Apple doesn't allow other companies to use its patented industrial design, but if it did it would expect royalties of around $24 apiece according to details from the company's latest anti-Samsung blast. The figure is no back-of-envelope guesstimate, either; according to Apple's filing today with the California courts, it conducted several studies into perceived value of different elements of smartphone and tablet design and closely calculated exactly how much each of its various patented features was worth to the target audience.
The figures will no doubt be contested by Samsung, but if the courts permit them - and find, in Apple's favor, that Samsung has indeed been willfully infringing the Cupertino firm's intellectual property - then it could mean a big payout from Samsung's purse. However, if the ruling doesn't go exactly the way Apple hopes it will, it could also mean an unusual royalty system with the company forced to license out its technology.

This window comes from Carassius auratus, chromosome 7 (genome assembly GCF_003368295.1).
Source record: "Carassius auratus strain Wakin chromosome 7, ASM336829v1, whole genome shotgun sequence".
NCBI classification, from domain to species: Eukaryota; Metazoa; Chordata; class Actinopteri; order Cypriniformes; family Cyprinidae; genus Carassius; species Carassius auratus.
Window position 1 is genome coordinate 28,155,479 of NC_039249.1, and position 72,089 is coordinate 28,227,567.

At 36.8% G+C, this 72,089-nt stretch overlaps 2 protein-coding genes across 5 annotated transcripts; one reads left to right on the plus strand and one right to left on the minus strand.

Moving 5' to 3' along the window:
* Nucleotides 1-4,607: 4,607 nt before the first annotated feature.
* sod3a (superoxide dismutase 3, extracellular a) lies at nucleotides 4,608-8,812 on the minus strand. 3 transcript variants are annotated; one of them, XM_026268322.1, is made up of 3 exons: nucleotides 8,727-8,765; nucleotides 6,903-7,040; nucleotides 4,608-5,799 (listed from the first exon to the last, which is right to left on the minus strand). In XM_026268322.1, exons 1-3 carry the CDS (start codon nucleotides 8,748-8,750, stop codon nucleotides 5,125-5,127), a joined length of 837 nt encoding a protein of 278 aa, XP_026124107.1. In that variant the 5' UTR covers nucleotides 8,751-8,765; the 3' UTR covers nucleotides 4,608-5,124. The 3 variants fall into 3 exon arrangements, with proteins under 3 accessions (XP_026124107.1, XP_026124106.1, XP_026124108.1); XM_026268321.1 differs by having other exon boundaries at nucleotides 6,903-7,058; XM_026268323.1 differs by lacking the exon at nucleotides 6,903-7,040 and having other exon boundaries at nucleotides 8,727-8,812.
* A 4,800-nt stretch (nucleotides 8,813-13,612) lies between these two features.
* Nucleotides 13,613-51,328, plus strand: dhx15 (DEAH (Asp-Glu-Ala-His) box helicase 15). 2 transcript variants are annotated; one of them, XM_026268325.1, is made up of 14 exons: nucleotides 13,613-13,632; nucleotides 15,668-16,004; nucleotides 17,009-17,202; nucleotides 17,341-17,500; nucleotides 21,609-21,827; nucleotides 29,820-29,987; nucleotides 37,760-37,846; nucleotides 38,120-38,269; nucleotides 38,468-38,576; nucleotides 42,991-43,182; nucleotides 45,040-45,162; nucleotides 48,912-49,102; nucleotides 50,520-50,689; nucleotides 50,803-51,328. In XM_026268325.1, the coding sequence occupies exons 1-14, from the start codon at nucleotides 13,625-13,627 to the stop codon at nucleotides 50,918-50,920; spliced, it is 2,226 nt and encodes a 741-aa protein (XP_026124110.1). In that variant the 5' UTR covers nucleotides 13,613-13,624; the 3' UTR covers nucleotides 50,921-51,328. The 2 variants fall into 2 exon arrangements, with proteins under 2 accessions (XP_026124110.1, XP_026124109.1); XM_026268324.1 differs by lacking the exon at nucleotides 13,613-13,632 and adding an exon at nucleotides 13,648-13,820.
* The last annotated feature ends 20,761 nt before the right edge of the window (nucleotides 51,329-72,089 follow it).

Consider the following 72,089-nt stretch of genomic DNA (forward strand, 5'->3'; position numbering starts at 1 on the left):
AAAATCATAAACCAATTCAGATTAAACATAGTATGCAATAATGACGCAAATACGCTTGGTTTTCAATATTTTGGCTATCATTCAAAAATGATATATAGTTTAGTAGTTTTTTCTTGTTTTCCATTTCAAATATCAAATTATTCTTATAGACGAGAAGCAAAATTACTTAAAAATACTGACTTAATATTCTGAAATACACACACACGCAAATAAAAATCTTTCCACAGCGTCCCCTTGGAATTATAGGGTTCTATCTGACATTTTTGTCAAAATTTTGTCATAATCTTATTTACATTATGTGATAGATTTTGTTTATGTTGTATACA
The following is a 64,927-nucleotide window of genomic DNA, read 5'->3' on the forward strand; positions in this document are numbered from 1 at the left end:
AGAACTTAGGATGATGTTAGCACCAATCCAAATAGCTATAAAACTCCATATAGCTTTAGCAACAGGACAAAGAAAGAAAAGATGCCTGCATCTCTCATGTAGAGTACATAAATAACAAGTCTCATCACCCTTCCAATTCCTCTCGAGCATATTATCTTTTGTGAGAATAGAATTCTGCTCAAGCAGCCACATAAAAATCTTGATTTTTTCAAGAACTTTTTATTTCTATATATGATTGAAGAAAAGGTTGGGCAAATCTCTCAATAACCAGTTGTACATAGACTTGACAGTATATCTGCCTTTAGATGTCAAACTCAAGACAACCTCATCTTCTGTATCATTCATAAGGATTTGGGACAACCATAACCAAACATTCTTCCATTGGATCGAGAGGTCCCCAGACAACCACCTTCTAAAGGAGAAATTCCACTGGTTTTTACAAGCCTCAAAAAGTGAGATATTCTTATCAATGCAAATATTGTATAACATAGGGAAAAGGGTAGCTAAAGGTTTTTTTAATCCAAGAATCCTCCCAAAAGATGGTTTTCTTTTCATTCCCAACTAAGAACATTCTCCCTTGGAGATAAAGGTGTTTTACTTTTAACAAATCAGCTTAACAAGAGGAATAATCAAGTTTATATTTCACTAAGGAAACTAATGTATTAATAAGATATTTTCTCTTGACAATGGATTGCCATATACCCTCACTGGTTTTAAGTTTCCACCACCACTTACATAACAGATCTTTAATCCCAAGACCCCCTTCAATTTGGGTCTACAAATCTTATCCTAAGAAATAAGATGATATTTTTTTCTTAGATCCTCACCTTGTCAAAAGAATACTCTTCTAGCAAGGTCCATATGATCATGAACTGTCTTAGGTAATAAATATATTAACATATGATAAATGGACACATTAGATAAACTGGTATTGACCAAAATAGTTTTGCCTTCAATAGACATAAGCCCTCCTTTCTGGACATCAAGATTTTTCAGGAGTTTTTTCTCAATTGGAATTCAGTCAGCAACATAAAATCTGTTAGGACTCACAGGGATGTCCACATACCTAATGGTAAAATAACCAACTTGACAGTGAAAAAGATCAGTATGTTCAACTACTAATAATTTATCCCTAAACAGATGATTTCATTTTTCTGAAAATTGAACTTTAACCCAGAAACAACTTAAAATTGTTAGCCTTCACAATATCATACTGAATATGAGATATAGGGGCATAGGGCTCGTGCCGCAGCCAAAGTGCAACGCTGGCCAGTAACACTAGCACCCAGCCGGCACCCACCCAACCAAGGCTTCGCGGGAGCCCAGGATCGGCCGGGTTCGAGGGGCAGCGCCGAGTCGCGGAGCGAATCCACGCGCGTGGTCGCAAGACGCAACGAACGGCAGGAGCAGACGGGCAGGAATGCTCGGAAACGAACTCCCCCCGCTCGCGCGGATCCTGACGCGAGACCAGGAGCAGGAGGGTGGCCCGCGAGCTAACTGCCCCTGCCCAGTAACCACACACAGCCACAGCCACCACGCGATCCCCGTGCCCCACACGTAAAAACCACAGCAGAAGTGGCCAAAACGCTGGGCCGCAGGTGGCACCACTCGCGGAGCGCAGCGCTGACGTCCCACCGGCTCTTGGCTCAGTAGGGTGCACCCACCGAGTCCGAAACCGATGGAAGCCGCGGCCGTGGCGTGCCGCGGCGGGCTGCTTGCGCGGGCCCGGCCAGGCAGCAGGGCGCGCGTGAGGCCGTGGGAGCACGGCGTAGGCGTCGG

That balances on whether Apple is granted a permanent injunction against the Samsung products in question, or if the court decides that is not called for. A permanent injunction, FOSS Patents suggests, would thus mark an end to any infringement; if that's not the final ruling, however, then Apple would likely be rewarded with ongoing damages, "which has the effect of a compulsory license" to Samsung.
According to Apple's sums, $24 is the going rate for use of the company's design patents or trade dress rights. Other, software-related interface systems, such as bounce-scrolling, are worth less, in the region of $2-3 apiece, though it would all add up given the scale of Samsung's sales.
Ironically, Apple would rather Samsung didn't pay it $24 on every phone or tablet it sells: the company is far more keen to keep its industrial design to itself, and instead work on blocking Samsung products from the marketplace. Apple is also demanding $2.52bn in damages from its Korean rival.